When Irene asked me to join the Trustees of Sandwich Beaches, to advocate for fair solutions to mitigate our severe beach erosion problems, I jumped at the chance.  It was an opportunity to join in with a large community of liked-minded people who really cared about our coastline and who wanted to do whatever we could to save it.  Since then, I have done research on the placement of sand, the permitting that is now required, the lost opportunities for replenishment of sand on our beach in the past, and to some extent on the chain of communications needed up through our state and federal government to be heard.  Since then, I have met many concerned people in our community and on our boards and serve in our state government that recognize the seriousness of the problem and want to do something about it.  

In January of 2016, all the sand available to dredge from the canal - 120,000 cubic yards of sand, more or less, was successfully placed on Town Neck Beach.  We were fortunate that the weather held during this phase of the project.  Unfortunately, we did not get as much sand as we had hoped for, and there was no time to sculpt the dune to optimal shape or in other ways protect the new sand when the storm Jonas hit our shores causing some erosion of the new dune.  Our ultimate objective however, recommended by the Woods Hole Group, is still to get a total of 400,000 cubic yards of sand on Town Neck beach. This recent sand brought us much closer to our goal but we have a way to go yet to meet it.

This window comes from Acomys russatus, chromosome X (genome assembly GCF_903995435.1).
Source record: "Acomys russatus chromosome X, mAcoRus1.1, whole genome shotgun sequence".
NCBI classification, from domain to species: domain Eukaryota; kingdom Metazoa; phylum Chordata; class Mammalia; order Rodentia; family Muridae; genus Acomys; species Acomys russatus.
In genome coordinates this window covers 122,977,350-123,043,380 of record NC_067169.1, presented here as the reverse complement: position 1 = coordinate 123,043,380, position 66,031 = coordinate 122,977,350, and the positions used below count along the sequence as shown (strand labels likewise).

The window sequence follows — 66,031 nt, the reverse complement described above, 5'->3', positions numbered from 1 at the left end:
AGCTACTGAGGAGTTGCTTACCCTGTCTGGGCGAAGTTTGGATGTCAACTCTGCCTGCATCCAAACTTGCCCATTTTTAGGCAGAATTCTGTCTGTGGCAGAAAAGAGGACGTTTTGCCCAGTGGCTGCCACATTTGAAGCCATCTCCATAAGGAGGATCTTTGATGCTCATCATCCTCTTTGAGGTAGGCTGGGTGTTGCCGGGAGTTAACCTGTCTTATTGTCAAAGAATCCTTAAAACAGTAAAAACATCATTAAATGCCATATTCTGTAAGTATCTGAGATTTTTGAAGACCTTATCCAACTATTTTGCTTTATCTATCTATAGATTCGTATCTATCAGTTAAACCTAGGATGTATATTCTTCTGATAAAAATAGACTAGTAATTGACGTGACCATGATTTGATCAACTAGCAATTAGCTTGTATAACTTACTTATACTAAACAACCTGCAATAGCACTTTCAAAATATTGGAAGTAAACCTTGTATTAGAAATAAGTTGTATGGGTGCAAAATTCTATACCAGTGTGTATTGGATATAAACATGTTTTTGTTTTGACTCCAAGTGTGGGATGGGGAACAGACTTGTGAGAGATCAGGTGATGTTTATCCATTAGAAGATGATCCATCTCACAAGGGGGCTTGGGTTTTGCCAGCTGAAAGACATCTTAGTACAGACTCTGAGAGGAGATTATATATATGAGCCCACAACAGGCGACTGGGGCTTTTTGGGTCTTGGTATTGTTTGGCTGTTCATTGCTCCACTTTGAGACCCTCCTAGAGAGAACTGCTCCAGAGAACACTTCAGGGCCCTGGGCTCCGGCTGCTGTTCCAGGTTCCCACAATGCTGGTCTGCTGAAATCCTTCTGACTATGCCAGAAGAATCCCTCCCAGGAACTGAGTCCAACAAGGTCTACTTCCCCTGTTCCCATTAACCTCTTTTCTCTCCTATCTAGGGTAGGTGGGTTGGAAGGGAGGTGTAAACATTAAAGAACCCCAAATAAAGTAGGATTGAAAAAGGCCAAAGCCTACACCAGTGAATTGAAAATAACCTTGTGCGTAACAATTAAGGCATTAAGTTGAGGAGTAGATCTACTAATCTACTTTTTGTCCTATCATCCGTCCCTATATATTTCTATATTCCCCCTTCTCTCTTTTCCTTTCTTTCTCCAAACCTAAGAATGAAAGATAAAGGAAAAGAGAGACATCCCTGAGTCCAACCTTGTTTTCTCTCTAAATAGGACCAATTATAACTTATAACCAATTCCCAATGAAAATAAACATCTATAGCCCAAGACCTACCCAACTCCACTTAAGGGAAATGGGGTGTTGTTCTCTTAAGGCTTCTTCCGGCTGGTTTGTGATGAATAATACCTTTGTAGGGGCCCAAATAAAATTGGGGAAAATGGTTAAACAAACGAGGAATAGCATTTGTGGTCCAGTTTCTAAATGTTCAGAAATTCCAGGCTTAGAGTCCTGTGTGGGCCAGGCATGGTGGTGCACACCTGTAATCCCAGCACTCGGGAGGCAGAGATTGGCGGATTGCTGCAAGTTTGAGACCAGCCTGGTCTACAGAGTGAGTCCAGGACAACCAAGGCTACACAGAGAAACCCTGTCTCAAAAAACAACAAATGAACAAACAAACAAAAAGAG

We need your help to take the next step.  As a group of concerned citizens we have a much better chance of making a difference in our community than we would have on our own. Some people have told me that it is futile to fight Mother Nature and because of that we should let the beach go as it will anyway.  My response to them and to you and anyone else who will listen, is let’s not forget that the Sandwich coastal erosion is not all about Mother Nature.  Sandwich coastal erosion is about our town being adequately compensated for severe erosion caused by the extension of the jetty on the Cape Cod Canal that has put our town into an extremely vulnerable position in regards to Mother Nature’s more severe storms and rising seas.  There are limits to what we can do in the end, but we owe it to ourselves to insist on fair treatment by all parties involved.

Welcome and please join us by coming to one of our regular meetings held on the second Monday night of every month at 6:30 at the Café Chew in Sandwich.

Sincerely,

Laura Wing

President of the Trustees of Sandwich Beaches

 

 

Meetings & Events


Come and join us at the following meetings and events to help promote and protect our beaches!

 

Next TSB Meeting:

 Monday June 12th, 2017

6:30 pm

At Cafe Chew

(**Second Monday of every month) 

Meeting Minutes